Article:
The Imagineering Story Miniseries: Ep 5 - A Carousel Of Progress
It was important for Disney to reflect on what went wrong and what was successful. They needed to make sure that they don't repeat the same mistakes. The parks were in desperate need of an upgrade, returning the special touch that the company was known for. The parks are described as an ever changing movie that can grow and change and keep getting better. Once a movie is produced, it can’t be changed, that’s how it will be forever. However, a park can always be altered to reflect the change in technology, audience, or expectations for the park. When you go into a Disney theme park, you know what to expect. There is a quality to the work that you don’t get anywhere else.
I really enjoyed this episode because it demonstrates a period of growth and turn around in the company. In 2005, Bob Iger took over as CEO. Under his new leadership, the imagineering team was reborn. Iger believes in quality content and the strength in creativity. He recognized what needed to be fixed in the parks and within the company. He understood what was popular and what people wanted. He set Disney back on the right track and redeemed the company’s reputation in the theme park business. He knew that if the imagineers weren’t completely motivated and invested in the projects that it wasn’t worth doing. What sets Iger apart from Michael Eisner is his understanding that you can not compromise on the quality of the work. Eisner typically cut corners and didn’t put the money into imagineering that was needed to create these extravagant parks.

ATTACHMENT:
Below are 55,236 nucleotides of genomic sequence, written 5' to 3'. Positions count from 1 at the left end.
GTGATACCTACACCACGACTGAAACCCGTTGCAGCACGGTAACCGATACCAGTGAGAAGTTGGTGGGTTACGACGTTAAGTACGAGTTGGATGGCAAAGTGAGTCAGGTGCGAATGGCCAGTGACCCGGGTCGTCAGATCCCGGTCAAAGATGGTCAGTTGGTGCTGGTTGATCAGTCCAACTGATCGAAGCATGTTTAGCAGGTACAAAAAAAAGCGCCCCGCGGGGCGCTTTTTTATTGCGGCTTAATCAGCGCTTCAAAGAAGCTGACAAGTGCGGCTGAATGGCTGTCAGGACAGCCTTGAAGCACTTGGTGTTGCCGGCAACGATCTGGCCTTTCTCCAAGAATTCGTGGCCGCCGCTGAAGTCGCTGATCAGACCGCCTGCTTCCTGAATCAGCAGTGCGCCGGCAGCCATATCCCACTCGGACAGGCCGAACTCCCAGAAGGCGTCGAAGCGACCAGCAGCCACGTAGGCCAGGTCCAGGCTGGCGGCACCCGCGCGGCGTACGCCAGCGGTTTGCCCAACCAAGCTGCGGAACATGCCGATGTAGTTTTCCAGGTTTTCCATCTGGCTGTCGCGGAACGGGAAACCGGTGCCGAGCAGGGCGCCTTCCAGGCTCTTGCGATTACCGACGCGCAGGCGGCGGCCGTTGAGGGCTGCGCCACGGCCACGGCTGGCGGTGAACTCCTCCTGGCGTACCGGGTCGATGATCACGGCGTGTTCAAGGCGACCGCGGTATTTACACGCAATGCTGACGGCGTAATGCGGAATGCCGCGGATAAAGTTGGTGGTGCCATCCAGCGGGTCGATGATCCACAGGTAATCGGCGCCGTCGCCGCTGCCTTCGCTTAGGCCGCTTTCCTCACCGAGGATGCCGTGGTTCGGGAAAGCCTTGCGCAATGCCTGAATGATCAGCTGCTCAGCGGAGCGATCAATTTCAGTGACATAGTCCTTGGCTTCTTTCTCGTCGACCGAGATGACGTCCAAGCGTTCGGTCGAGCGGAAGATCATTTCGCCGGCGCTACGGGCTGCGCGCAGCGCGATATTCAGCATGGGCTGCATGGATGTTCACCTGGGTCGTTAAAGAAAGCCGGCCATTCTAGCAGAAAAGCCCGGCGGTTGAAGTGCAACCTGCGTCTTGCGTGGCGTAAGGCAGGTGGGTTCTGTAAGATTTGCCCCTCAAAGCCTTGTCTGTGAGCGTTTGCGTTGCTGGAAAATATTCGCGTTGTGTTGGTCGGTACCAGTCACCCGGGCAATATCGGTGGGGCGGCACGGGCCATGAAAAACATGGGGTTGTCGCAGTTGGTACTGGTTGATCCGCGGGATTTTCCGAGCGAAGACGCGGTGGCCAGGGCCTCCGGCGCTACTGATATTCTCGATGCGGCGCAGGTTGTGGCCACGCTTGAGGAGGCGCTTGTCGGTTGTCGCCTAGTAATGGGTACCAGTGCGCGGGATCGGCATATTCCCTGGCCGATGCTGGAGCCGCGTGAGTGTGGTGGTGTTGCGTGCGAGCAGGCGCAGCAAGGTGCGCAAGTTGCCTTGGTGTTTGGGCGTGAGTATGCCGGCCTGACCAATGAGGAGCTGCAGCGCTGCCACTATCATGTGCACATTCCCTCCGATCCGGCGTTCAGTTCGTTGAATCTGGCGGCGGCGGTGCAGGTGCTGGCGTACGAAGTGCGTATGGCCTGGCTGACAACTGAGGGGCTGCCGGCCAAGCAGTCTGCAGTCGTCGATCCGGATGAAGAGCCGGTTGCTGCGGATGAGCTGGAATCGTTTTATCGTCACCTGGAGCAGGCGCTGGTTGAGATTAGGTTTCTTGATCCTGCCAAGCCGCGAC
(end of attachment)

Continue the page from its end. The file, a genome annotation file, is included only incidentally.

Bob Iger believed in three main principles; international expansion, the use of technology, and new creative content. One of the first things Iger noticed was the popularity of Pixar characters and how the deal between Disney and Pixar was coming to an end. Therefore, came the decision to buy Pixar for 7.4 billion dollars. In order for them to continue on they needed to fix the mistakes of the past. Thus, practically reinventing Disney’s California Adventure Park. They were committed to fixing it and doing it the right way, no matter the cost. The Pixar deal ended up being really helpful in this project because they were able to utilize all this new content throughout the park.
A couple examples of the use of Pixar movies include the ride ‘Midway Mania’ and the park ‘Cars Land’. The ‘Midway Mania’ attraction was an instant success where technology was at the center of it all. Even featuring a mr.potato head animatronic at the entrance that could pull out its own ear and interact with guests. They still wanted to bring back the classic Disney characters to the park which were originally left out. This included replacing the sun on the Ferris wheel with Mickey’s face and a new Goofy ride. Then to bring some night life to the park, the "World of Colour" light show was added that showcases 800 programmed fountains.